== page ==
Wednesday, September 16, 2009
Biden, on Iraq Trip, Will Meet Maliki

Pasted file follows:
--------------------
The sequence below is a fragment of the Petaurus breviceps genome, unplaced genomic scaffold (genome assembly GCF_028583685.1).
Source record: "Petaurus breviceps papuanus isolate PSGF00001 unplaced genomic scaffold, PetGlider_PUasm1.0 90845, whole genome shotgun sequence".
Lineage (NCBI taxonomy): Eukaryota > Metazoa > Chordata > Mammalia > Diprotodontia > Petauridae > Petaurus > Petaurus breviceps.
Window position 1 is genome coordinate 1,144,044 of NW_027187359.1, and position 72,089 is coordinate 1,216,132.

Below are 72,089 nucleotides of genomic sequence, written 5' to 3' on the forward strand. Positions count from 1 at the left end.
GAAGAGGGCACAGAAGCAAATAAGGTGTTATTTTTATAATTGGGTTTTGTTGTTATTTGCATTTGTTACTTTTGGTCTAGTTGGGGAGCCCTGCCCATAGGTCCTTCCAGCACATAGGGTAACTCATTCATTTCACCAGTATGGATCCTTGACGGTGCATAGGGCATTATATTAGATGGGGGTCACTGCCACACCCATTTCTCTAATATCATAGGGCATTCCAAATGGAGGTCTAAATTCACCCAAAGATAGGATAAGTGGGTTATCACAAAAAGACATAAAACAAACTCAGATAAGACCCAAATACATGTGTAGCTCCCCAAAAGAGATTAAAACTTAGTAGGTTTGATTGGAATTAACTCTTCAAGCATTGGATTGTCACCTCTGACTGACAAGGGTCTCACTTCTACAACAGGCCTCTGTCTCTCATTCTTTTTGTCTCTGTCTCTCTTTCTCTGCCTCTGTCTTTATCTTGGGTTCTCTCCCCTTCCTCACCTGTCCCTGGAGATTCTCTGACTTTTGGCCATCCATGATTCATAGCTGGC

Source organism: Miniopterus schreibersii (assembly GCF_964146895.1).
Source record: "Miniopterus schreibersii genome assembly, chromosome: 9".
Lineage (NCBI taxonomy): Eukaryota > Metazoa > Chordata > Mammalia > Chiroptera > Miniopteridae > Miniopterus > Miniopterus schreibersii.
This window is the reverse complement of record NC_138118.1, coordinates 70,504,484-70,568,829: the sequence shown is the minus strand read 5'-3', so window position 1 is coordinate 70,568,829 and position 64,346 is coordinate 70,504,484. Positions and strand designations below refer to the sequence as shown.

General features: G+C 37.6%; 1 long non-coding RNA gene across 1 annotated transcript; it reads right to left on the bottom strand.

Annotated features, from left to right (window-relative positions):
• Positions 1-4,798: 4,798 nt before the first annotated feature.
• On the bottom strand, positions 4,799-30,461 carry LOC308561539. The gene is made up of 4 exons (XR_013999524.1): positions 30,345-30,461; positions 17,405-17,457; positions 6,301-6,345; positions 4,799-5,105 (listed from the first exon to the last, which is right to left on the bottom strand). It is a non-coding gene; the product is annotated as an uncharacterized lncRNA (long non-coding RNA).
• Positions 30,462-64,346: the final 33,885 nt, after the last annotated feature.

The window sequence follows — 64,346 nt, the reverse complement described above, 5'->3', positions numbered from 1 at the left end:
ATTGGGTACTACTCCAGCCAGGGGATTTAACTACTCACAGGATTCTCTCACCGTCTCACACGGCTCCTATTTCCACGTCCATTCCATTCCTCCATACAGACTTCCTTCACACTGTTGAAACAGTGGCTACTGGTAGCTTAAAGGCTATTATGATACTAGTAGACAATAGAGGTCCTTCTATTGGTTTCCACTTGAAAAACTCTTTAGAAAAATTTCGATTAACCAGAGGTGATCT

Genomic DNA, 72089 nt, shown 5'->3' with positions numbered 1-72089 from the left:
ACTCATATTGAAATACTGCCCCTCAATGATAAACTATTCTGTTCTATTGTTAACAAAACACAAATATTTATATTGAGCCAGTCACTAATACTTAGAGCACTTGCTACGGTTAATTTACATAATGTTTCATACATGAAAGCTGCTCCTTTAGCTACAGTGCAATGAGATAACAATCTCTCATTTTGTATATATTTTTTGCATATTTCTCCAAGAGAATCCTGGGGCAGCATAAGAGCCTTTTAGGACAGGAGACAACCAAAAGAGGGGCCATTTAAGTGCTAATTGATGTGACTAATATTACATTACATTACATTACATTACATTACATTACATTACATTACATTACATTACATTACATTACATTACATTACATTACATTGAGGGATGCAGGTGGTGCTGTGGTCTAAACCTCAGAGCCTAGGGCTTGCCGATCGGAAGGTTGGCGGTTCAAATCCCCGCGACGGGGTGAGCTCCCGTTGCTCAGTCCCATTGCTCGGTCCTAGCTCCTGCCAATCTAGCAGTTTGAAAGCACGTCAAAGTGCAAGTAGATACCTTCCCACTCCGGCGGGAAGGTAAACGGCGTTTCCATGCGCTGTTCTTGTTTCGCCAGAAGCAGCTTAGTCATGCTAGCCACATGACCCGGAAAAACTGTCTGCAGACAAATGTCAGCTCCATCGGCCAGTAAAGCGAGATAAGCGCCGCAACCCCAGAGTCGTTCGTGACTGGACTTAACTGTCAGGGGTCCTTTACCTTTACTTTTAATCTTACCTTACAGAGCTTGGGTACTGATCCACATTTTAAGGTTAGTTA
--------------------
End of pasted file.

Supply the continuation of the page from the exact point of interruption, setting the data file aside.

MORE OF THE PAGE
By GINA CHON BAGHDAD -- Joe Biden, on his third trip to Iraq as U.S. vice president, said that a successful parliamentary election -- slated for January -- would go a long way toward resolving lingering political tensions here. In a meeting with reporters, Mr. Biden said he was assessing how he could help resolve political issues so that the U.S. leaves behind a stable Iraq. He also said the U.S. could play the role of an interlocutor among Iraqi officials who have disputes with each other. He identified Iraq's parliamentary vote as a key benchmark. "That's when the real bargaining will begin," Mr. Biden said of the postelection period. "That's the context in which they would need to drill down in some of the more difficult outstanding political issues." Underscoring the still-tentative nature of recent security gains, several mortars slammed into an apartment complex near the U.S. Embassy during his visit. Mr. Biden is set to meet with Prime Minister Nouri al-Maliki and travel to Irbil, in Iraq's north, to meet with Kurdish regional President Masoud Barzani during his three-day visit. Meanwhile, the prime minister has been in the south of Iraq, embarking on a charm offensive among Shiites in the region, a crucial but fickle electorate, in his bid to hold on to power in the January vote. On the face of it, Iraq's southern provinces would seem like Maliki strongholds. His State of Law electoral list wrested power from Shiite rivals there during local elections in January. Voters rewarded Mr. Maliki for big improvements in security, especially in the oil-rich region of Basra. His popularity soared as he took charge of a military operation against militants and criminals who had effectively taken over the city, Iraq's second largest. But since then, residents have soured on Mr. Maliki's government. "We thank Maliki for saving Basra in the security operations last year, but now our most important issue is services, especially the water supply," says government employee Eptisam al-Zubaidi. Iraq is facing its worst drought in years, and Baghdad has accused neighboring countries such as Turkey of exacerbating the problem by limiting the flow of water into Iraq, through dams, for instance. Also, water flowing from the Karoon River in Iran into Iraq is being diverted, increasing the salt content of the Shattal al-Arab waterway, the main source of water in Basra. As a result, residents in Iraq's second-largest city are buying their drinking water. In a visit over the weekend, Mr. Maliki announced a $20 million water-pipeline project aimed at increasing the supply of clean water to Basra. He is visiting Dhi Qar and other provinces in southern Iraq this week. During his visit, Mr. Maliki privately rebuked provincial-council officials, a majority of whom are in his party, and Basra's governor, who is part of his electoral ballot, for not doing enough to provide the basic services, such as electricity and sewage, the public is demanding. He told them to shape up or risk losing the elections, according to one council official. "Maliki asked us to change our policies and the situation because if we continue this way, we will lose Basra," the provincial council official said. Mr. Maliki has so far declined to rejoin an umbrella Shiite coalition that elevated him to the prime ministership in the first place. Instead, he plans to form a coalition under his State of Law ballot that includes Sunnis and other groups in a broad-based allaince. The Islamic Supreme Council of Iraq, Mr. Maliki's chief Shiite rival, is a leading member of that coalition. While it lost control of provincial councils in southern Iraq to Mr. Maliki's slate, it retains a deep organizational network there. Another coalition member is a political movement associated with anti-American cleric Moqtada al-Sadr, who still enjoys grass-roots support in the region. In the holy Shiite city of Najaf, however, the prime minister's standing is holding up, thanks in part to a new, hard-charging governor aligned to the prime minister. The governor, Adnan Zurfi, held the same job right after the U.S.-led invasion in 2003. He was replaced after elections in 2005, but was renamed governor by Mr. Maliki's party after it edged out opponents in local elections early this year. During his last visit to Iraq in July, Mr. Biden said Americans would have little patience if political disputes turned violent. Mr. Maliki said then that he welcomed U.S. assistance, but that Iraq's internal issues needed to be solved by Iraqis.